Microsoft’s Bing Chat is in a much better place than it was when it released in February, but it’s hard to overlook the issues the GPT-4-powered chatbot had when it released. It told us it wanted to be human, after all, and often broke down into unhinged responses. And according to a new report, Microsoft was warned about these types of responses and decided to release Bing Chat anyway.
According to the Wall Street Journal, OpenAI, the company behind ChatGPT and the GPT-4 model powering Bing Chat, warned Microsoft about integrating its early AI model into Bing Chat. Specifically, OpenAI flagged “inaccurate or bizarre” responses, which Microsoft seems to have ignored.
The report describes a unique tension between OpenAI and Microsoft, which have entered into somewhat of an open partnership over the last few years. OpenAI’s models are built on Microsoft hardware (including thousands of Nvidia GPUs), and Microsoft leverages the company’s tech across Bing, Microsoft Office, and Windows itself. In early 2023, Microsoft even invested $10 billion in OpenAI, coming just short of purchasing the company outright.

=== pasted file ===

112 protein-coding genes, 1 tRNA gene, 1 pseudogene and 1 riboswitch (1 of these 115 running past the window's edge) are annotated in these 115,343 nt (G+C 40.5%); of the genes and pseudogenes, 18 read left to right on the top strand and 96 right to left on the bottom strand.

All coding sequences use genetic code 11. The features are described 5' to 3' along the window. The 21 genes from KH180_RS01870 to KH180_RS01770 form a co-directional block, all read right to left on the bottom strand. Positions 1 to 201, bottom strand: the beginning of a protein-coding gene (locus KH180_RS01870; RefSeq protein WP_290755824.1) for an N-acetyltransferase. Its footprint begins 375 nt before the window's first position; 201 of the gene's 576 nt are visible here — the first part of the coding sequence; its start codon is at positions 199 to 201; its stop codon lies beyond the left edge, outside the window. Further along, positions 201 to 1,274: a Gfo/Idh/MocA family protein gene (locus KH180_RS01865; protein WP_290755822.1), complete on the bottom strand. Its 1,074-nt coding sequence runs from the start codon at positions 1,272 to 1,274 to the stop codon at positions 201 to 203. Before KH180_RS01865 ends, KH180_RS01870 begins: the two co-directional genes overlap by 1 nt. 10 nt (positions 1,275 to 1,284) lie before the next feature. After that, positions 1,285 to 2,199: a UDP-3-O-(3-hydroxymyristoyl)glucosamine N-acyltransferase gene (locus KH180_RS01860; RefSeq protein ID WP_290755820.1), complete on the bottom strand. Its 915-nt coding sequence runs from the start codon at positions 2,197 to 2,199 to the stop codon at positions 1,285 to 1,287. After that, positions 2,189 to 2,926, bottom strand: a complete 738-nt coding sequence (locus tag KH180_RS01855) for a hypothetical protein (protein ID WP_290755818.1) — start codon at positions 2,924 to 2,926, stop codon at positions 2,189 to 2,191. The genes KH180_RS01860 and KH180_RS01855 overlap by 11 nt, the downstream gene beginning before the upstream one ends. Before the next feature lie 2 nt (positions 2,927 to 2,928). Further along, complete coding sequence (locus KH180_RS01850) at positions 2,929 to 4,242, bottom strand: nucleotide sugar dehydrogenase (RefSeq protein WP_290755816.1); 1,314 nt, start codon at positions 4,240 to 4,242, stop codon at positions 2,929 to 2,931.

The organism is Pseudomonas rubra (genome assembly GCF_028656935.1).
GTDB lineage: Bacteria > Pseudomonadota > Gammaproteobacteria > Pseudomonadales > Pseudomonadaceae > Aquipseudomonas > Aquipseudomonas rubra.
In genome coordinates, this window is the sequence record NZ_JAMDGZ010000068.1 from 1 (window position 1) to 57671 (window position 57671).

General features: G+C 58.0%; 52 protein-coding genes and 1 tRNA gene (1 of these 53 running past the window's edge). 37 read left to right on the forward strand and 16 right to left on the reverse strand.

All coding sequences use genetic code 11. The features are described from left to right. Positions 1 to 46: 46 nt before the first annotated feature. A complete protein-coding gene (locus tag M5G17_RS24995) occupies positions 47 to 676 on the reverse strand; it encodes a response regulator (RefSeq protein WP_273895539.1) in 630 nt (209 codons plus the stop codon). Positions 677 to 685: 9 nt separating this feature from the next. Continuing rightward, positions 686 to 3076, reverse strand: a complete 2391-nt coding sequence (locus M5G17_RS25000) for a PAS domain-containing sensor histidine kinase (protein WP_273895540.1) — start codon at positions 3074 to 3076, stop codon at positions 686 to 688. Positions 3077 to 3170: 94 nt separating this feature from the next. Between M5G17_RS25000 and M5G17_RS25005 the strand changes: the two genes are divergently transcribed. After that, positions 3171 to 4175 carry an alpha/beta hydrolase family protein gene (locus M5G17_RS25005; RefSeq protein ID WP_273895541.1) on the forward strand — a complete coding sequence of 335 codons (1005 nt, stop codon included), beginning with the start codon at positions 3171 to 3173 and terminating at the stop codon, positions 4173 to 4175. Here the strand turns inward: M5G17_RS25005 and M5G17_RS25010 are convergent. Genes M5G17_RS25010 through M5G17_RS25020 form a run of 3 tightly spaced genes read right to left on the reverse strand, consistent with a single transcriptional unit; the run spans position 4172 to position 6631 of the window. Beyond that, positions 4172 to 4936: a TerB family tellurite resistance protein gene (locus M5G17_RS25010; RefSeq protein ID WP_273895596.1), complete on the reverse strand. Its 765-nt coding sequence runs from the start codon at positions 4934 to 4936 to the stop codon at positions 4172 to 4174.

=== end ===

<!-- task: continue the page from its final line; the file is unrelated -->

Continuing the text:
Despite this, the report alleges that Microsoft employees have issues with restricted access to OpenAI’s models, and that they were worried about ChatGPT overshadowing the AI-inundated Bing Chat. To make matters worse, the Wall Street Journal reports that OpenAI and Microsoft both sell OpenAI’s technology, leading to situations where vendors are dealing with contacts at both companies.
The biggest issue, according to the report, is that Microsoft and OpenAI are trying to make money with a similar product. With Microsoft backing, but not controlling OpenAI, the ChatGPT developer is free to make partnerships with other companies, some of which can directly compete with Microsoft’s products.
Based on what we’ve seen, OpenAI’s reported warnings held water. Shortly after releasing Bing Chat, Microsoft limited the number of responses users could receive in a single session. And since then, Microsoft has slowly lifted the restriction as the GPT-4 model in Bing Chat is refined. Reports suggest some Microsoft employees often reference “Sydney,” poking fun at the early days of Bing Chat (code-named Sydney) and its responses.
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